Guided Lessons

# Potential And Kinetic Energy

Walk, sleep, run, eat! We're constantly using energy, whether we're moving or not. In this lesson, students learn how their bodies are constantly converting potential energy into kinetic energy and kinetic energy back to potential energy.

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What is energy? Where does energy come from? Help your young scientists answer these questions and more in this engaging physical science lesson plan. Geared toward children in first and year three, this lesson introduces kids to the concepts of potential and kinetic energy. Through the use of charades, a hands-on worksheet, and plenty of examples, young science minds will gain comfort identifying and comparing potential energy use (i.e., energy at rest, such as sleeping) and kinetic energy use (i.e., moving energy, such as jumping).

Students will be able to differentiate between potential and kinetic energy. Students will be able to describe what causes potential energy to change into kinetic energy and vice versa.

(5 minutes)
• Begin the lesson by talking to your class about energy. Great discussion questions to introduce the topic are: What is energy? Where does energy come from? How many kinds of energy are there? What are the different kinds of energy?
• Explain that EnergyIs the ability to do work, and that energy comes from all sorts of sources, such as the sun, wind, petroleum, and the muscles inside our bodies.
• Tell your students that today, they will be learning about the two kinds of energy: potential and kinetic.
• Ask your students some questions to gauge their understanding of these kinds of energy. Good examples include: What is potential energy? What is kinetic energy? What is the difference between the two?*
(10 minutes)
• Define Potential energyAs energy at rest. Give a few examples of potential energy use, such as standing and sleeping.
• Define Kinetic energyAs moving energy. Give a few examples of kinetic energy use, such as walking and swimming.
• Demonstrate different examples of potential and kinetic energy to the class, in the form of charades.
(15 minutes)
• Explain to the class that when we are sitting or standing, we're using potential energy. Once we start walking, the potential energy is converted into kinetic energy.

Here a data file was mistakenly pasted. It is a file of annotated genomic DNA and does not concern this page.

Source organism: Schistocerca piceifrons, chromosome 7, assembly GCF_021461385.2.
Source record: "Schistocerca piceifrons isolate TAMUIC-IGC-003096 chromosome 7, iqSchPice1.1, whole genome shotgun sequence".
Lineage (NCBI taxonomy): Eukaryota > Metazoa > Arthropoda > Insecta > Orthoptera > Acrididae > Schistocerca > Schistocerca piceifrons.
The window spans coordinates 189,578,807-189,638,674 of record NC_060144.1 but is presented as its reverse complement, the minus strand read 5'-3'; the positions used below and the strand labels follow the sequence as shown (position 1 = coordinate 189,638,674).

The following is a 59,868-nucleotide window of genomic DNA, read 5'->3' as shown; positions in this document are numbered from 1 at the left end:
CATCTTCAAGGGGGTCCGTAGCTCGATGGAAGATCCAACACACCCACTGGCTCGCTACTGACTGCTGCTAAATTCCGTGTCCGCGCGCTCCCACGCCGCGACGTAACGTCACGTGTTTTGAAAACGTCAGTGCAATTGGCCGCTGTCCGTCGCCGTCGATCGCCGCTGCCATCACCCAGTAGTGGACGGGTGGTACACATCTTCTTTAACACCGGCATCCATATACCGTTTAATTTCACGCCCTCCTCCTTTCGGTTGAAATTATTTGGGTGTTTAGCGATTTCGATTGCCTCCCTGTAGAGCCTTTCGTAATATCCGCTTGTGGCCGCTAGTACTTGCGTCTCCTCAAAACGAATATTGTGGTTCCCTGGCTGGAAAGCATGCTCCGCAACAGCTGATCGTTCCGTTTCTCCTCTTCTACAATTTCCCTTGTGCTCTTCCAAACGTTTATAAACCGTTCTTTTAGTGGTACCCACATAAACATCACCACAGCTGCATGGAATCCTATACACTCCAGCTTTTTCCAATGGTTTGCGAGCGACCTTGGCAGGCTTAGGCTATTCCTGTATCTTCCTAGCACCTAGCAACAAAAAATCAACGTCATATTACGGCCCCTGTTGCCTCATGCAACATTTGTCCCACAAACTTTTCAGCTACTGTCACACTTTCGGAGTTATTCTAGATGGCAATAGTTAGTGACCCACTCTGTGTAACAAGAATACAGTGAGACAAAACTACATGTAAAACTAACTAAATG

• Draw a t-chart on the board, labeling one side PotentialAnd one side Kinetic. Ask your students to give some examples of potential and kinetic energy, and list their responses on the board.
• Pass out one copy of the Potential Versus Kinetic Energy worksheet to each student, and go through each question as a class. Encourage your class to discuss their answers with each other.
• Review the correct answers as a class.
(20 minutes)
• Prompt your class to think of some things they do during lunch time. Instruct your students to write down and draw six things they do during lunch, in their notebooks or on a sheet of lined paper.
• Tell your students to draw a picture to go with each action.
• Once students have finished, instruct them to write down the kind of energy that is being used in each action: potential or kinetic.
• Walk around the classroom to help students who struggle with the assignment. Offering examples of potential and kinetic energy is a good strategy for helping students grasp these concepts.
• Enrichment:Ask your students to think about their after-school routine. Tell them to list five actions they take between the end of school and bedtime. Remind them to include whether they used potential or kinetic in each action.
• Support:Ask your students to draw the following actions they do every day. The actions are sitting, eating, stretching, sleeping, standing and bathing. Ask your students to write the energy used in these actions next to the picture.
(10 minutes)
• Review the examples of energy that each student wrote down and drew in their notebooks.
(20 minutes)
• Pass out one index card to each student. Each card should have a different action on it. Tell each student to keep their action a secret from their classmates.
• One by one, have students act out the action on their card, as a game of charades.
• Ask other students to guess the action. The person who guesses correctly must say whether the action used kinetic or potential energy.

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